“Women in the Infantry? Good God!” – A Retiring Infantry Major’s Perspective

People will have to live and die with the consequences of a debate which to many is a theoretical discussion of principle, quite removed from the brutal reality of conflict.


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Tom Bruxner is a former member of the British Army and is currently a commercial project manager at Newton Investment Management. He is a global fellow with the Project for the Study of the 21st Century. You can follow him on twitter at @tombruxner.

As the United Kingdom conducts its now quinquennial Strategic Defence and Security Review (SDSR), the ongoing debate about the exclusion of women from infantry and armoured units appears close to its conclusion. The US Department of Defense has been forced by a US Supreme Court judgement to include women in its combat arms and the UK Secretary of State for Defence has initiated a ‘study’ into whether the UK should follow suit. Whitehall chatter suggests that the latter has been set up to justify an intended change in policy, rather than providing an objective view. Will this be a disaster for the operational effectiveness of the British combat arms, or will it–by finally dragging the military kicking and screaming into the 21st Century– deliver a force that is more effective because it recruits from the entire population?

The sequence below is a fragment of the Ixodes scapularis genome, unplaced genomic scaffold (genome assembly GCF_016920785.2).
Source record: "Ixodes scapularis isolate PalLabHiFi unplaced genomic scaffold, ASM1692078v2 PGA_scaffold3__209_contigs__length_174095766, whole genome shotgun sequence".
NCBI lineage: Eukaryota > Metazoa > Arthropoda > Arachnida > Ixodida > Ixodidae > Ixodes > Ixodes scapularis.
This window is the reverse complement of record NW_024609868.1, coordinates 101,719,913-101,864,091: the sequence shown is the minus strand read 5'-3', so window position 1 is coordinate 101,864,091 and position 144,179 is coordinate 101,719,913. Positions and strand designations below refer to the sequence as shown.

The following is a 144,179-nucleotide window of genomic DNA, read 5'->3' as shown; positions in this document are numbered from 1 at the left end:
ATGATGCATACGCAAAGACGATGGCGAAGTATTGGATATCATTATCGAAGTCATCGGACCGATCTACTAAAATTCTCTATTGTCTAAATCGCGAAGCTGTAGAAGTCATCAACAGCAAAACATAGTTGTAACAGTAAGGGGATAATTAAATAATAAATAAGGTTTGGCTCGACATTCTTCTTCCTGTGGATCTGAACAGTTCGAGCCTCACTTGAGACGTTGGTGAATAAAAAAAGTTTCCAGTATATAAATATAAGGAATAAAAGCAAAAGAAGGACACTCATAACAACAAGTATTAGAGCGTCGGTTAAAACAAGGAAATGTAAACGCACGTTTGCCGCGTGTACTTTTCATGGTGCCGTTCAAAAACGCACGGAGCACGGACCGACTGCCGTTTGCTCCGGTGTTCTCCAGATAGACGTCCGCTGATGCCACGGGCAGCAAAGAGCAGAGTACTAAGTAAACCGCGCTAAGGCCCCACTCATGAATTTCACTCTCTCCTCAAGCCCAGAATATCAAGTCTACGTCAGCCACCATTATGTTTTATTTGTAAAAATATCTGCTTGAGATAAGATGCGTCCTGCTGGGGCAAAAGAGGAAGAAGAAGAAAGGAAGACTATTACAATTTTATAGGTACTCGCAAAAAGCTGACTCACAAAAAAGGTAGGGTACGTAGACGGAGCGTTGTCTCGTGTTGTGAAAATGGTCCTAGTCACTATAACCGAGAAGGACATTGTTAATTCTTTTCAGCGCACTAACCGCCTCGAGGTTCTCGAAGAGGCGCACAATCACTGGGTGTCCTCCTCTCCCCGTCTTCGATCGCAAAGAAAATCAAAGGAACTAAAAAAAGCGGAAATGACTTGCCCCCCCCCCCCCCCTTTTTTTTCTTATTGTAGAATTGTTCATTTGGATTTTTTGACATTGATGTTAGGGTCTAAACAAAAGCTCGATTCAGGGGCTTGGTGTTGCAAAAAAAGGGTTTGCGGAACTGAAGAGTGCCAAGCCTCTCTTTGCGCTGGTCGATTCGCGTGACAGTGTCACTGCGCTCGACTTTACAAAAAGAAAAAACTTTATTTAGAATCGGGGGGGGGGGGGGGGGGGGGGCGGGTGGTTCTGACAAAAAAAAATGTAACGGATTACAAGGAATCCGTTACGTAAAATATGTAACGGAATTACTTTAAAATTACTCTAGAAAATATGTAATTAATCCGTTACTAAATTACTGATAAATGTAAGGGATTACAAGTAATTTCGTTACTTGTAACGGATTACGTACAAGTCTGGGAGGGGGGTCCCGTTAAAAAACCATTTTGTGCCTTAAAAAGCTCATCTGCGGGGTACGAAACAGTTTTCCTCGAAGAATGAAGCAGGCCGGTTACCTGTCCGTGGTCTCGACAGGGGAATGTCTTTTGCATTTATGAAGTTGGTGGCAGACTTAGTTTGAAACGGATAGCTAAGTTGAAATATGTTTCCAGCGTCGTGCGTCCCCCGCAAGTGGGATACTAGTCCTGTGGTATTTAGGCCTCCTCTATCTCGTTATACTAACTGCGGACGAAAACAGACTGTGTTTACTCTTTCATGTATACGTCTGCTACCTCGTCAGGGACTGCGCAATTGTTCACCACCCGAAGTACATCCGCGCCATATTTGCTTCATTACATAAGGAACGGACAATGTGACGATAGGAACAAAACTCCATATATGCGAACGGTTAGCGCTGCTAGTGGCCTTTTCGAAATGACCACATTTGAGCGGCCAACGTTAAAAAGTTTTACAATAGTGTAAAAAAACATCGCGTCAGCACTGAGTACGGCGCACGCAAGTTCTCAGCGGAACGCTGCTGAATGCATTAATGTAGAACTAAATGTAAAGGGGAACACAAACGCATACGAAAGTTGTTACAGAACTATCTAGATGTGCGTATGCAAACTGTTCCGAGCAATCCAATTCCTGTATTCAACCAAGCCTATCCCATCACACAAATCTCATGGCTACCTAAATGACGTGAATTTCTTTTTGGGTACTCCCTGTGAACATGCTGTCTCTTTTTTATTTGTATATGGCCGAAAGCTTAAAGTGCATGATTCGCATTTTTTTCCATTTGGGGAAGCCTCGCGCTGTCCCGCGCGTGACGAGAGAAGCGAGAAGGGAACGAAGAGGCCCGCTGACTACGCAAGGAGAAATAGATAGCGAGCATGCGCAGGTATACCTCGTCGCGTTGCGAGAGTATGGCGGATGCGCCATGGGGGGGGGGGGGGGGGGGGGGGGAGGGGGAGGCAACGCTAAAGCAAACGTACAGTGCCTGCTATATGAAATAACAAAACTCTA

It’s an emotional debate, and many commentators have failed to escape their own prejudices before engaging in it. For the sake of full disclosure, and to persuade the reader that I am trying to escape my own, I should say that I have recently been an infantry officer in the British Army and, having also attended all-male English boarding schools between the ages of 7 and 18, might justifiably be regarded as steeped in ‘the culture of man’. I offer the following thoughts as opinion based on judgement and experience as an operator, rather than any academic methodology or fieldwork.

That said, I don’t think my opinion is any less valid. People will have to live and die with the consequences of a debate which to many is a theoretical discussion of principle, quite removed from the brutal reality of conflict.

I should also clarify some assumptions I’m about to make. Firstly, most sensible people agree the physical standards required of the combat arms should not be reduced. I also accept analysis that this would mean only a very few women would actually end up as infanteers. Secondly, this piece will focus on women in the infantry rather than armoured units, where close combat can be rather different in character, if no less dangerous. Third, where it’s relevant, I’ll be focusing on the British Army. This is mainly because it’s where I served, but also because, as described above, it’s one of the last remaining Western forces still to make a decision on the issue.

Finally, the role of the infantry is dismounted close combat. By this, I mean a situation in which you might storm a building, clear a trench or perhaps attack defensive position in a jungle, any of which would be occupied by an enemy who is trying to kill you whilst you do it. This type of environment is extremely dangerous, violent and has traditionally called for very high levels of aggression and intense motivation. It has plenty of other roles, but this is what the infantry is organised for and the thing that no other arm can do.